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Hebenstreit: FIGHT ON!

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IBA-hebenstreitLess than 24 hours ago, I knew exactly what my topic for this column was going to be. I was going to talk about the insights I have learned working with the many talented members of the IndyBar this year. Now, as you read this you may wonder what this column has to do with the IndyBar. Well, when I signed on to do this job, I was told I could write about anything I wanted, so that is what I decided to do this time.

For about 5 years when I was in law school and after, two other friends and I drove to Hamburg, New York (near Buffalo) to snow ski. A mutual friend was from there, and his parents still lived in Hamburg. That gave us exactly what we needed — a place to stay that was my favorite price — free. Without their hospitality, we Hoosiers would not have been able to afford skiing. Pete and Mollie were just great folks. Both had white hair, were very Catholic, and were obviously very close. They lived in a New England clapboard house that was always covered in snow. Each year, they turned themselves inside out to make us feel at home. We thought we had hit the jackpot and wondered why they put up with us. Now that I have grown children, I know that they enjoyed it as much, or more, than we did. A great deal for all concerned.

Last night I recognized the Hamburg return address on a Christmas card and opened it. For some reason, after 33 years, I still remember their street address. The card was from Pete. That’s right, not Pete and Mollie. I knew that Mollie had passed away earlier this year. We had shared Christmas cards with each other every year, but the notes we received in prior years were always in Mollie’s handwriting. This year, Pete was writing to let their friends know of Mollie’s passing. Reading the card was emotional.

Everyone has a different way of celebrating/dreading the holiday season. We will be fortunate enough to have the entire family home. Being able to spend time with grown children is priceless. It will be fantastic to have them around even for just a few days. My Dad celebrates his 87th birthday on Christmas Day, and all will be around to help him celebrate it. His knees are getting a little unreliable and his hearing is shot. He spends most of his days taking care of my Mother, but that is his mission in life at this point. He doesn’t seem to mind. Robyn’s parents will also be around. Both are OK, but the years take their toll. What a strange reward for a life well lived!

I have handled enough family law cases to know how stressful the holiday season can be. Many families are not close, and the required interaction at the holiday season is probably unbearable. We have several friends who have lost parents, siblings and even children this past year. It must be horrible to watch the calendar creep closer to the holidays and wonder how empty the feeling will be. Hopefully all will find their own peace.

But I do not want to end on a sad or somber note. Pete’s handwritten note under the standard typed letter read “Mollie sure loved your ‘ski trip’ visits. So did I.” And we thought we were getting the better part of that deal! He also wrote “I plan to stay here on Highland Ave. The neighbors are great, the yard work is good for my health…and I know where everything is supposed to be.” What an attitude! He had cared for her through a 5-year battle with Alzheimer’s. Many would think their life was over after losing their best friend of 60 years, but not Pete. I hope I have that spirit when the chips are down. It is a good lesson for me, and I hope for you also. Fight on!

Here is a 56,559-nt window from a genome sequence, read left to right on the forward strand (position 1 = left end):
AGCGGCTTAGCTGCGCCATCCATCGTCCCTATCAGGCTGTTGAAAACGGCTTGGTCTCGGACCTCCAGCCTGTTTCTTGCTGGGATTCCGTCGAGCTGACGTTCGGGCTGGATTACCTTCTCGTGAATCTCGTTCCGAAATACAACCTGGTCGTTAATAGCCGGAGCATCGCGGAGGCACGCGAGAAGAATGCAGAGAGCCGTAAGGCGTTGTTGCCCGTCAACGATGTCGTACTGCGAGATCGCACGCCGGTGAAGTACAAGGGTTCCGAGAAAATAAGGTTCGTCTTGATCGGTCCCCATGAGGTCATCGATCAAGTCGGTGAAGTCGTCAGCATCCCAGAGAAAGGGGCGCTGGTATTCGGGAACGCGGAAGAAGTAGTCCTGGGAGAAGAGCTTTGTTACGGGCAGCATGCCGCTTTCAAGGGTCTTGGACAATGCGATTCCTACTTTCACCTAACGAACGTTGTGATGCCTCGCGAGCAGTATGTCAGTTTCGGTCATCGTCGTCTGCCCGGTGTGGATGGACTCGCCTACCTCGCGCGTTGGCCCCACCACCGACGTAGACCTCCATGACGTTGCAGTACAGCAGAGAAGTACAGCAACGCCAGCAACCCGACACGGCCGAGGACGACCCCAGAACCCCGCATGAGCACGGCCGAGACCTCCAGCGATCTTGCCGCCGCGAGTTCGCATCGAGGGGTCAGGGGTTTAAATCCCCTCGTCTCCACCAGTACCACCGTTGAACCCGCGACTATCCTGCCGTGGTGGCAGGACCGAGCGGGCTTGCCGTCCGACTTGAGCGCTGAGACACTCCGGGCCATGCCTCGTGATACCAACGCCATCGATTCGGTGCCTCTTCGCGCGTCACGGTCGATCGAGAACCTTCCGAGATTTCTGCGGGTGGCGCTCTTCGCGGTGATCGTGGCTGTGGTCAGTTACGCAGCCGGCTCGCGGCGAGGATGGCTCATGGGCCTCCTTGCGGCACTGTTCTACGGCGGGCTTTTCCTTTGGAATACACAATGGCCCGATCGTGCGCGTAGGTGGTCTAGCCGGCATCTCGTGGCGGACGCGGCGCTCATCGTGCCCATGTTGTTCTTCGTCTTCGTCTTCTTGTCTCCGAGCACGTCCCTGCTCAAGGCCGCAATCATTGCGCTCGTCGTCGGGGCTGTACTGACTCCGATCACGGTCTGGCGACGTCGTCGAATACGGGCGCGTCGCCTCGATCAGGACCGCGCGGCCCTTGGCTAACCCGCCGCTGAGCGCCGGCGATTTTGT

I hope you all have a very Happy Holiday season.•

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  1. Frankly, it is tragic that you are even considering going to an expensive, unaccredited "law school." It is extremely difficult to get a job with a degree from a real school. If you are going to make the investment of time, money, and tears into law school, it should not be to a place that won't actually enable you to practice law when you graduate.

  2. As a lawyer who grew up in Fort Wayne (but went to a real law school), it is not that hard to find a mentor in the legal community without your school's assistance. One does not need to pay tens of thousands of dollars to go to an unaccredited legal diploma mill to get a mentor. Having a mentor means precisely nothing if you cannot get a job upon graduation, and considering that the legal job market is utterly terrible, these students from Indiana Tech are going to be adrift after graduation.

  3. 700,000 to 800,000 Americans are arrested for marijuana possession each year in the US. Do we need a new justice center if we decriminalize marijuana by having the City Council enact a $100 fine for marijuana possession and have the money go towards road repair?

  4. I am sorry to hear this.

  5. I tried a case in Judge Barker's court many years ago and I recall it vividly as a highlight of my career. I don't get in federal court very often but found myself back there again last Summer. We had both aged a bit but I must say she was just as I had remembered her. Authoritative, organized and yes, human ...with a good sense of humor. I also appreciated that even though we were dealing with difficult criminal cases, she treated my clients with dignity and understanding. My clients certainly respected her. Thanks for this nice article. Congratulations to Judge Barker for reaching another milestone in a remarkable career.

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